SYDNEY, Oct 17 (Reuters) - Australian biotech firm CSL Ltd , the world’s second-biggest blood products maker, said on Friday it’s working on a plasma product to treat Ebola following a request from the Bill & Melinda Gates Foundation, part of a growing commercial response to the deadly outbreak.
The Australian government has faced criticism from political opponents for refusing to send medical personnel to West Africa where Ebola has killed nearly 4,500 people and for donating just A$18 million ($15.7 million) to help fight the worst outbreak of the disease since the 1970s.
But the country’s private sector has been stepping up its involvement in what is slowly becoming a coordinated global response of governments, non-governmental organisations and private companies.
CSL spokeswoman Sharon McHale told Reuters that the charity of Microsoft Corp founder Bill Gates asked it to “explore if we can develop a plasma product for Ebola treatment”.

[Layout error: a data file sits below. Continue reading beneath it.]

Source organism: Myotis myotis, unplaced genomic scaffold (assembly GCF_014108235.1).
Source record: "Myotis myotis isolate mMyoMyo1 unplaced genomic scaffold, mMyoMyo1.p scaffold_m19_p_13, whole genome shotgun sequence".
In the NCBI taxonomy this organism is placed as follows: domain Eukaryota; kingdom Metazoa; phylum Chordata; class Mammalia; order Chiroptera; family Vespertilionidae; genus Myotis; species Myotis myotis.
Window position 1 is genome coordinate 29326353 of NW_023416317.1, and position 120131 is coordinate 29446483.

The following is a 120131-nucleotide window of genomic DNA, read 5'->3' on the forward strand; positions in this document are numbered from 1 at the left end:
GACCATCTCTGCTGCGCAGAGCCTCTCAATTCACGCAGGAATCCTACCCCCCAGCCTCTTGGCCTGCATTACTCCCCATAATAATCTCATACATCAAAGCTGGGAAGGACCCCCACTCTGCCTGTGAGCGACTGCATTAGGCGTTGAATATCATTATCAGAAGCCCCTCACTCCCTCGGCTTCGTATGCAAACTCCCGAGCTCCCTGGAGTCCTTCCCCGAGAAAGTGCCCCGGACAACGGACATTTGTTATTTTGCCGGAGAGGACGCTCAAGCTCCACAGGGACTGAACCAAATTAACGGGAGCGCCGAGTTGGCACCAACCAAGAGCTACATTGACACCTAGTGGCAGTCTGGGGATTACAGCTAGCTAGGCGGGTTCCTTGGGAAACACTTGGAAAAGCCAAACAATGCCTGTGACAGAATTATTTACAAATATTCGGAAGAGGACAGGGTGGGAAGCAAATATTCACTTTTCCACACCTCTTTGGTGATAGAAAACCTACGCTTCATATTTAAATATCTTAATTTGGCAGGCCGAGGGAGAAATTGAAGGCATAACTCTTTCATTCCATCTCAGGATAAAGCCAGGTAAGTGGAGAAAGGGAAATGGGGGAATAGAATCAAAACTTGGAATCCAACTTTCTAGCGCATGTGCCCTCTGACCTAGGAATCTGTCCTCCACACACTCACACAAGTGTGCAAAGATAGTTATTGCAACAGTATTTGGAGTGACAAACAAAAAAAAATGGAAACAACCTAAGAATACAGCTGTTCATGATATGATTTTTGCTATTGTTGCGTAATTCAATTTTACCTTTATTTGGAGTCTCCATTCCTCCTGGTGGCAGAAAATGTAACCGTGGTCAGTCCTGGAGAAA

Under the process being proposed by CSL, blood plasma would be collected from people who have recovered from Ebola. Scientists would then extract antibodies from the plasma to produce a “hyper-immune” product to be transfused into patients, said McHale.
“We’re hopeful of being able to help but it’s still early days,” she said.
Along with CSL, Sydney-listed protective products maker Ansell Ltd, the world’s largest surgical gloves maker, said it is talking to health authorities about supplying virus-killing gloves in the fight against the disease.
Ansell is talking with the organisations like the United Nations, Medecins Sans Frontieres and the U.S. Centers for Disease Control and Prevention about using its antimicrobial surgical gloves in the cleanup of potential Ebola-affected areas, chief executive officer Magnus Nicolin told Reuters in a telephone interview.
The Ansell antimicrobial surgical gloves cannot be used to treat Ebola patients because they have not yet been tested against that disease, and are not approved by the U.S. Food and Drug Administration for surgical purposes, he added.
“What we can do is in non-patient related activity, sanitation, janitorial supplies, the cleaning that will clean out an aircraft after a flight,” Nicolin said.
“We haven’t been able to test it with live Ebola because you’re not allowed to play around with a live Ebola virus, but we do know that it’s fully tested against similar viruses,” he said.
1 US dollar = 1.1443 Australian dollar Editing by Kenneth Maxwell